Looked at in their proper context, growth rates can tell a lender a lot about its borrower’s value. In isolation, though, revenue growth can be confusing or even misleading. Is fast growth a sign of great execution or secular market expansion? Are the channels for growth sustainable in the context of costs to continue adding new customers? Are its existing customers increasing their spend on its products or are revenues from new customers disguising the fact that dissatisfied customers are churning out? In the same vein, entry into new markets could mask disappointing sales in existing geographies, and new pricing strategies might generate attractive looking near-term growth rates at the expense of future periods via lower renewal rates.
So while growth is great, efficient growth is much better. If a business can grow revenue without investing a lot of incremental capital, more value will be created for current investors. For venture lenders, more efficient growth can serve to reduce the risk that the company won’t be able to access sufficient capital in the future to meet its revenue forecast. More efficient growth will also affect the valuation an investor (or acquiror) will pay for that revenue, a key driver of a venture lender’s assessment of loan to enterprise value, or leverage, over time. Prudent venture debt lenders understand this dynamic and thus actively seek out businesses that are growing efficiently.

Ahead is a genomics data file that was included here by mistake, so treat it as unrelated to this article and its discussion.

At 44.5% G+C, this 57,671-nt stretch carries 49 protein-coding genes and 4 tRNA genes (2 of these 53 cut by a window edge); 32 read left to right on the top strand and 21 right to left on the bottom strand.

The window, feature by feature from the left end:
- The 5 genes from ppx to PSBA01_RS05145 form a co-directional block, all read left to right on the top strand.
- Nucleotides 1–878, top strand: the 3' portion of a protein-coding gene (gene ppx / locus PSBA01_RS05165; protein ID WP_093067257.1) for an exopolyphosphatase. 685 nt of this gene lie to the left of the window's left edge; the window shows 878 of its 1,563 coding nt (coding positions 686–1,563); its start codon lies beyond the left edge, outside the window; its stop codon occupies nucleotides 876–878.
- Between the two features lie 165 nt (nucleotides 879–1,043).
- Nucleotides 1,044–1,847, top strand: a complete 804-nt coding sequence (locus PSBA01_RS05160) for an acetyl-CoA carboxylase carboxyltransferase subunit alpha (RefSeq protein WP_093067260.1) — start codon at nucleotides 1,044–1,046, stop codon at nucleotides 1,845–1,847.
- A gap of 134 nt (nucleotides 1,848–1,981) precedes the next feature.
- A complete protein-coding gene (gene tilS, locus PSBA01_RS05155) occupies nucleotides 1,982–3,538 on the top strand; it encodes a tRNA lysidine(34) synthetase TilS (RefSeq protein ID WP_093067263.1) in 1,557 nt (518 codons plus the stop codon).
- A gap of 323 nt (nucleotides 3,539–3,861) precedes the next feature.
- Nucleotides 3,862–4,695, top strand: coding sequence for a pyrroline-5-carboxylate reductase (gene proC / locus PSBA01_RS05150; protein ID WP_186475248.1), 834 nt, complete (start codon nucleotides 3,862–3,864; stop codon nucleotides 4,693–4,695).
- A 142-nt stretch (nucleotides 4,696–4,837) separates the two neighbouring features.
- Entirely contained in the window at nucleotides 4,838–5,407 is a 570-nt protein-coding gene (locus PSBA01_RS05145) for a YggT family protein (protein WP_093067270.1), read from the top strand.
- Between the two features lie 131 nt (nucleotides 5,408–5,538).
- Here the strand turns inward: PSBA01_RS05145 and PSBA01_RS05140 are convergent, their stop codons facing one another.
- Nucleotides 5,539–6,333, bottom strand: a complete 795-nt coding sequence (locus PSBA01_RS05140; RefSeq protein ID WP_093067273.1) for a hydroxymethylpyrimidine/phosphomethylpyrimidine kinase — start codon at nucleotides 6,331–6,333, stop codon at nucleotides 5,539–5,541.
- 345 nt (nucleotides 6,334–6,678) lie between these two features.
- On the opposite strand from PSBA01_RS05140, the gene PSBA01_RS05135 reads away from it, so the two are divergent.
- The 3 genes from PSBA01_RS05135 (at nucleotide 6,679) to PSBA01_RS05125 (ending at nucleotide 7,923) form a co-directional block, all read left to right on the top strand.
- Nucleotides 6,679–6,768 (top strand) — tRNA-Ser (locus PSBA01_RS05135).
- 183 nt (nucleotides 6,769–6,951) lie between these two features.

Measuring growth efficiency
There’s no single formula for growth efficiency, but there are a number of analyses that illustrate the concept in different ways. Some of the most common include the Rule of 40, customer acquisition cost (CAC) payback period, and retention rates. Let’s look at each in turn.
The Rule of 40
Coined by Brad Feld, The Rule of 40 is one of the most popular standards that has evolved for evaluating growth efficiency in the public markets. This measure is calculated as the sum of a company’s year-over-year annual recurring revenue (ARR) percentage growth rate and its free cash flow margin (FCF as a percentage of revenue) as shown below. A result above 40 shows a healthy balance between growth and profitability, and thus efficient growth.